Overview of RevoScaleR

R is a very popular programming language whose rich set of features and packages make it ideal for data analysis and modeling. Traditionally, R works by loading every object (including datasets) as a memory object. This means that large data sets can quickly surpass the amount of available space in the memory. This is especially problematic when many users are working on the same R server, where free memory can quickly turn into a scarce resource. Over time, many R packages have surfaced attempting to address this limitation. Some propose a way to more efficiently load and process the data, which would in turn make it possible to work with larger data sizes. However, this approach can only take us so far, since efficiency eventually hits a wall. Being efficient in R also requires more sophisticated knowledge about programming that many R users lack.

Microsoft R Server (MSR) on the other hand takes a different approach. MRS's RevoScaleR package stores the dataset on the disk (hard drive) and loads it only a chunks at a time (where each chunk is a certain number of rows) for processing. Once the chunk is processed, it then loads the next chunk of the data. By default, the chunk size is set to 500K rows, but we can change it to a lower number when dealing with wider datasets (lots of columns), and a larger number when dealing with longer data sets (few columns).

Data in RevoScaleR is external (because it's stored on disk) and inherently distributed (because we process it chunk-wise). This means we are no longer bound by memory when dealing with data: Our data can be as large as we have space on the hard-disk to store it. Since at every point in time we only load one chunk of the data as a memory object (an R list object to be specific), we never overexert the system's memory. All this is of course happening behind the scene with minimal input form the user.

But there is no such thing as a free lunch, so there is also a cost to pay when working with distributed data: Since most open-source R algorithms for data processing and analysis (including most third-party packages) rely on the whole dataset to be loaded into the R session as a data.frame object, they no longer work directly with distributed data. But as we will see,

  • Most data-processing steps (cleaning data, creating new columns or modifying existing ones) can still indirectly (and relatively easily) be used by RevoScaleR to process the distributed data, so that we can still leverage a great deal of our R code. What we mean by indirectly will become clear as we cover a wide range of examples.
  • On the other hand, some data processing steps (such as merging data or sorting data) and most analysis and statistical algorithms (such as the lm function used to build linear models) have their RevoScaleR counterparts which mirror the way they work, but work on a distributed data set in addition to a data.frame. For example, RevoScaleR has an rxLinMod function which replicates what lm does, but because rxLinMod is a distributed algorithm it runs both on a data.frame (where it far outperforms lm if the data.frame in question is large), and on a distributed dataset.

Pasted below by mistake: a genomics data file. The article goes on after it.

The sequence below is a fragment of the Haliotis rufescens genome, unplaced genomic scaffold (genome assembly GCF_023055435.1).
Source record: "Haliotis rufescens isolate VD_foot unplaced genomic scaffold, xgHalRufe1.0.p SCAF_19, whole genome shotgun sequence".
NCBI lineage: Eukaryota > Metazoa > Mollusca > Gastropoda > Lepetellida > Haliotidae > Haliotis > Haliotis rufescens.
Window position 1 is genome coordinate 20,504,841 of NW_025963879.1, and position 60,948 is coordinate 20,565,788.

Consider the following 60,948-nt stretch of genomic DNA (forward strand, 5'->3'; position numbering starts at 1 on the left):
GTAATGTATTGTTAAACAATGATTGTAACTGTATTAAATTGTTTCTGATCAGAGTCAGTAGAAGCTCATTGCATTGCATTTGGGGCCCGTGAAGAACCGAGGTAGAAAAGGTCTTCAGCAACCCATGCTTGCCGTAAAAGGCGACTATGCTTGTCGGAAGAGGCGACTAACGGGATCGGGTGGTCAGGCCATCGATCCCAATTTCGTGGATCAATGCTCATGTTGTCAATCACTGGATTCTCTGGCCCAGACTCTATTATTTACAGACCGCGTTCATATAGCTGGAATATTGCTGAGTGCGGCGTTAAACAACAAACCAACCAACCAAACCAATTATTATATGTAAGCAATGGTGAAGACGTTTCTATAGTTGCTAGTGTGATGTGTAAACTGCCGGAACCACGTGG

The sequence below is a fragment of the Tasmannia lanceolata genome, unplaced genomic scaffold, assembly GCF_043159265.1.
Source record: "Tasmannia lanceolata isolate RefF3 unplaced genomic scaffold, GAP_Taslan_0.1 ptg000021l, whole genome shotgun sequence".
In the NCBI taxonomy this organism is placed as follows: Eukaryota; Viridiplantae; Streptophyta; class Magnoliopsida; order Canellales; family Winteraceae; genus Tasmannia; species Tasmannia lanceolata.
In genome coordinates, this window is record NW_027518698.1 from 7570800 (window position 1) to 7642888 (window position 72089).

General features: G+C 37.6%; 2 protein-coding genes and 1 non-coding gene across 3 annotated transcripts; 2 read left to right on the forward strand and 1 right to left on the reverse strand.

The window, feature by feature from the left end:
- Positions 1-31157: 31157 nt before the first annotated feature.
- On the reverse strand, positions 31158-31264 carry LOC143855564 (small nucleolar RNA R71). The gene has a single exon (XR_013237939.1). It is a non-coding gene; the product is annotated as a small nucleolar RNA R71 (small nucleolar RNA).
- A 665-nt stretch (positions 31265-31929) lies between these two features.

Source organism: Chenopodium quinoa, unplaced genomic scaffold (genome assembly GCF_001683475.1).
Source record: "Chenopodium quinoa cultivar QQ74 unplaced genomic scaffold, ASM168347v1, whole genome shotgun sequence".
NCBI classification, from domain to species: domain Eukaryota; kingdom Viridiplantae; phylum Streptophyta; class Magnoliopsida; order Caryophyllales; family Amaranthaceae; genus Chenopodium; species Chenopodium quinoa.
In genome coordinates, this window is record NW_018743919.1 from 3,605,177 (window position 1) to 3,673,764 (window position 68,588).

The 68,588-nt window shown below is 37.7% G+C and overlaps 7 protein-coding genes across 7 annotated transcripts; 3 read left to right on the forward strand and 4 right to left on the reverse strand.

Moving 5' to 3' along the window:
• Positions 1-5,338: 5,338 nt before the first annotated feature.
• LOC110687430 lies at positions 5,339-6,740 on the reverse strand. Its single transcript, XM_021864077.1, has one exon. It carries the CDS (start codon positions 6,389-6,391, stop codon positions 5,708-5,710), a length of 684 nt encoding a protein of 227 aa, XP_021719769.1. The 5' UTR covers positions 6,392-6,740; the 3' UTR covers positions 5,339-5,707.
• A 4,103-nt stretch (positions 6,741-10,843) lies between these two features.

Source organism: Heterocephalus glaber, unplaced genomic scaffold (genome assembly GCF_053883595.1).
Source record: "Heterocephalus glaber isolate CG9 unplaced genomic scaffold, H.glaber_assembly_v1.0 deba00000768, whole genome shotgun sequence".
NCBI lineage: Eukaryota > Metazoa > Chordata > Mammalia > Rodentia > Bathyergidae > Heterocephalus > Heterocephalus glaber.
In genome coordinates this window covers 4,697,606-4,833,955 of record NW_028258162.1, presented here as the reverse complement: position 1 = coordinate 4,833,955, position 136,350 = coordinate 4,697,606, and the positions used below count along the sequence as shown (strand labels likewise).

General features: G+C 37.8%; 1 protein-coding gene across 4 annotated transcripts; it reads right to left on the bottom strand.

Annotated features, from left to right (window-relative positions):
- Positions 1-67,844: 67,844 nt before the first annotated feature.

Using RevoScaleR we can both leverage existing R functionality (such as what's offered by R's rich set of third-party packages) and use what RevoScaleR offers through its own set of distributed functions. One last advantage that RevoScaleR's distributed functions offer is code portability:

  • Because open-source R's analytics functions are generally not parallel, using these algorithms in an inherently distributed environment can be a challenge. For example, deploying our code to Hadoop means having to rewrite our R code as mappers and reducers that Hadoop understands, which can be a daunting task. The inherently parallel data processing and analysis functions in RevoScaleR on the other hand make them ideal for porting our code from MRS running on a single machine to MRS on a Hadoop cluster or other inherently distributed environments.


Let's review what the RevoScaleR package offers:

  1. When our data is large, but still small enough to fit in the memory as a data.frame, we can still use RevoScaleR's parallel algorithms to run models on the data much faster than their open-source counterparts (such as using rxLinMod instead of lm).
  2. When the data is too large to fit in available memory, we can work dircetly with data on disk (such as flat files) or convert the data to an external and distributed format called XDF. RevoScaleR's data-processing and analysis functions work with such data in addition to a data.frame.
  3. When the data is saved in a distributed environment such as HDFS or SQL Server, which is often the case in production, with some minor adjustments we can deploy our code in such environments, reducing the hurdle of going from development to production.

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